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Make more out of stargazing nights

September 18, 2009 at 03:00 PM

Crisp, cloudless nights make fall the season for stargazing. Ma Nature rewards us with nightly shows of meteors, planets and moons.

You do not need a telescope to begin an astronomy hobby. We already have the right gear, our eyes. A telescope becomes handy when your curiosity is permanently tickled.

The cool thing about a sky hobby is you can enjoy the view without knowing what you’re seeing. Or you can learn about the stars and take the hobby as far as you wish.

Back in the late ’50s and early ’60s, it was easy to learn what to see. The space-age thing was big, and newspapers routinely published star charts and advised when planets and satellites were visible. The Web now is the best source with dozens of astronomy sites.

A site answering questions and suggesting current viewing is: http://www.earthsky.org/tonighthome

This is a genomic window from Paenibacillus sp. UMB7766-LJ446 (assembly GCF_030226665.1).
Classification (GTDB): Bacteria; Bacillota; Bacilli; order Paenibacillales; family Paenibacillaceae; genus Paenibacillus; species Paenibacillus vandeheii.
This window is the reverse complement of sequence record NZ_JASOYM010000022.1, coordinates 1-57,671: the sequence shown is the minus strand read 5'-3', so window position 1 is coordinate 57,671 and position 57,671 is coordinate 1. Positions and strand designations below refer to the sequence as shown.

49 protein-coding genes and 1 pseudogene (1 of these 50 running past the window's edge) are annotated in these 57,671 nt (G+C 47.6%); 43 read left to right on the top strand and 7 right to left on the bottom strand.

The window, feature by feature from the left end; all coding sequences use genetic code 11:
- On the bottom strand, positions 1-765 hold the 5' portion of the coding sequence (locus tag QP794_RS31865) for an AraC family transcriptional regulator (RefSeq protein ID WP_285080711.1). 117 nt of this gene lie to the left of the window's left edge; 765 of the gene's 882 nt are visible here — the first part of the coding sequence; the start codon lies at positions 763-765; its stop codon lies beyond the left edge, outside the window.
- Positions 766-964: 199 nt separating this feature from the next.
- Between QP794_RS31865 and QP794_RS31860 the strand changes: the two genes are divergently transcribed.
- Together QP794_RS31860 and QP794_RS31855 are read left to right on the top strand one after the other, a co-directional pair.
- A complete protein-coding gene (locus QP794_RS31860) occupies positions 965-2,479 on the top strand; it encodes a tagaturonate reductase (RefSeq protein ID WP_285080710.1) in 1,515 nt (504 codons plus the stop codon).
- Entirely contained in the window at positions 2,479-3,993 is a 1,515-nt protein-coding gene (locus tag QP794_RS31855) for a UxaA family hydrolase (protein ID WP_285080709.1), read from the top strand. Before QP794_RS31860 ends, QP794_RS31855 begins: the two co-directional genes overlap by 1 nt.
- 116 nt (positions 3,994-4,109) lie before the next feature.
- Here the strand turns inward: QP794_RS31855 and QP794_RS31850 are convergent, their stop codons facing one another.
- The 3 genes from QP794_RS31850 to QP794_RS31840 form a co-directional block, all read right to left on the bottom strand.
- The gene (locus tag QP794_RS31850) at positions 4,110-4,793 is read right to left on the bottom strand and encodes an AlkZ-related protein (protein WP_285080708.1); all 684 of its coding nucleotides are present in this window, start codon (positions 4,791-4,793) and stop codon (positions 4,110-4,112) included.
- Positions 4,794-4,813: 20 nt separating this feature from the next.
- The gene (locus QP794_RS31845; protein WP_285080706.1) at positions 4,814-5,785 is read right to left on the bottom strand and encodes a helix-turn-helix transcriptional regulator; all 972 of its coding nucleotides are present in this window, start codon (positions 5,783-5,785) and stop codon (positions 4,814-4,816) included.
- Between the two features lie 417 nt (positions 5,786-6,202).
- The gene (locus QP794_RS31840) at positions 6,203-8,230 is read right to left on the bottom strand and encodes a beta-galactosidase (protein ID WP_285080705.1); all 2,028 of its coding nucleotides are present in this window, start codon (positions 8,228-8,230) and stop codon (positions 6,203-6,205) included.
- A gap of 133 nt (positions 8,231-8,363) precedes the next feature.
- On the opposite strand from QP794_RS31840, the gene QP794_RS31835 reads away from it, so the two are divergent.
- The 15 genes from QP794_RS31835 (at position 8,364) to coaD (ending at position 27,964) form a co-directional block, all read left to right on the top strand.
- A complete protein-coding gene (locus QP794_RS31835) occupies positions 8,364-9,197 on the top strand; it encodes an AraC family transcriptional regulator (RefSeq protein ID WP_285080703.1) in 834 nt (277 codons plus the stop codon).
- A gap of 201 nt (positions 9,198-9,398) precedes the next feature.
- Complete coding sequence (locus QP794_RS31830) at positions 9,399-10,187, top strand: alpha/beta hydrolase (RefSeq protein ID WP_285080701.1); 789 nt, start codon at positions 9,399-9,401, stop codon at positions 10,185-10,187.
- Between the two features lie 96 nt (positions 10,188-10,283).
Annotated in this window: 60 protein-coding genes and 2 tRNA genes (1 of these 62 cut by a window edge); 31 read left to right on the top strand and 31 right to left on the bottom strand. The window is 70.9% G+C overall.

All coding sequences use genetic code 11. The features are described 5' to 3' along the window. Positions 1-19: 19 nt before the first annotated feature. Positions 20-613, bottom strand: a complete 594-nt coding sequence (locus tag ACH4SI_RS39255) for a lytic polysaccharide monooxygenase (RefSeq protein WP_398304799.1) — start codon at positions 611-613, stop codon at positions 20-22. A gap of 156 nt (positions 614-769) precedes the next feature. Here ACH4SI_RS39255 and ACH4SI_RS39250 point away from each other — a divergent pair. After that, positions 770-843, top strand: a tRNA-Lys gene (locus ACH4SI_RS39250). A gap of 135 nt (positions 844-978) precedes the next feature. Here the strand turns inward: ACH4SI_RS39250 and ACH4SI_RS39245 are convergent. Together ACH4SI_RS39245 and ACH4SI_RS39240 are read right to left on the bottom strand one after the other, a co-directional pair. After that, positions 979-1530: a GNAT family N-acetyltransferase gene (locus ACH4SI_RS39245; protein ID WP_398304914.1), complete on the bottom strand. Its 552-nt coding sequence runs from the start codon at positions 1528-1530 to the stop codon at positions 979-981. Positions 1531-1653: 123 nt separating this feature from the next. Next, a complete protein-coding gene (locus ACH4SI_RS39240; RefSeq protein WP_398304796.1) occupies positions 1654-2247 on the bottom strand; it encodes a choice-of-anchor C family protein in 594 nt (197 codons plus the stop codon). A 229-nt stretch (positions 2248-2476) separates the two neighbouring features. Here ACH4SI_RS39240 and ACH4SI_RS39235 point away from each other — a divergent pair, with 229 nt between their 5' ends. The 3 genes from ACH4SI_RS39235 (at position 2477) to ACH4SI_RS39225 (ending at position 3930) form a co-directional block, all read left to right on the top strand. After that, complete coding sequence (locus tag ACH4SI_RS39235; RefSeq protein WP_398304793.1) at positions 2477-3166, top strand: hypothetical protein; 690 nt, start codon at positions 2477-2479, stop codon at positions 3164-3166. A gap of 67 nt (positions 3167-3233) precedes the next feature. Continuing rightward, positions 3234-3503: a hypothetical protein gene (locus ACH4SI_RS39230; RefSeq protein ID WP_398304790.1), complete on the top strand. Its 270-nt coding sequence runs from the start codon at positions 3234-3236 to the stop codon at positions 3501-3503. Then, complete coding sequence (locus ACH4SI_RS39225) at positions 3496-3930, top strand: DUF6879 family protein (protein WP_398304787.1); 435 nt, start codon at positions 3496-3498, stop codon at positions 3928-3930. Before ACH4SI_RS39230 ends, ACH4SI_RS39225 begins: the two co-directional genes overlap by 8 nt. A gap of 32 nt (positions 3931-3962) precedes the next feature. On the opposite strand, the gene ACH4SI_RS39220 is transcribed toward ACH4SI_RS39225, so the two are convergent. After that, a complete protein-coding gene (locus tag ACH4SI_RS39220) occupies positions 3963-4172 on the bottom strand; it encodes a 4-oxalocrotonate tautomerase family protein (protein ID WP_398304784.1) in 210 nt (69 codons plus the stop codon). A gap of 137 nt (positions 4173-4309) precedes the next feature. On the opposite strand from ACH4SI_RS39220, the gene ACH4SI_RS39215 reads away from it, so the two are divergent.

Latest versions of Google’s Earth viewer offer a Sky option that shows you the current astro scene over your house. Print it and take it outside: earth.google.com

You can put a planetarium on your monitor with Stellarium. This free, 53-megabyte program shows 3-D sky views set by your area’s coordinates. It’s so good, a number of planetariums run it in their big projectors. Download the version for your operating system at: http://www.stellarium.org

The Hubble Telescope is repaired and sending new photos. It’s recent upgrade, by space-walking astronauts, gives it more power and clarity. It’s photos are published at: hubblesite.org

Backyard viewing opportunities for manmade satellites are detailed at: spaceflight.nasa.gov/realdata

Children always have questions about the sky. Getting them involved, especially with a computer and a telescope, can begin a lifelong hobby or perhaps a career.

Scopes run the gamut from less than $100 to, well, the sky’s the limit. Celestron’s FirstScope line for newcomers runs $40 to $400 for reflector models.

Most telescopes come with sky software. Quality of that varies widely. Better options can be found on the Internet.

Jim Hillibish writes for the Canton Repository in Canton, Ohio. Contact him at .(JavaScript must be enabled to view this email address)

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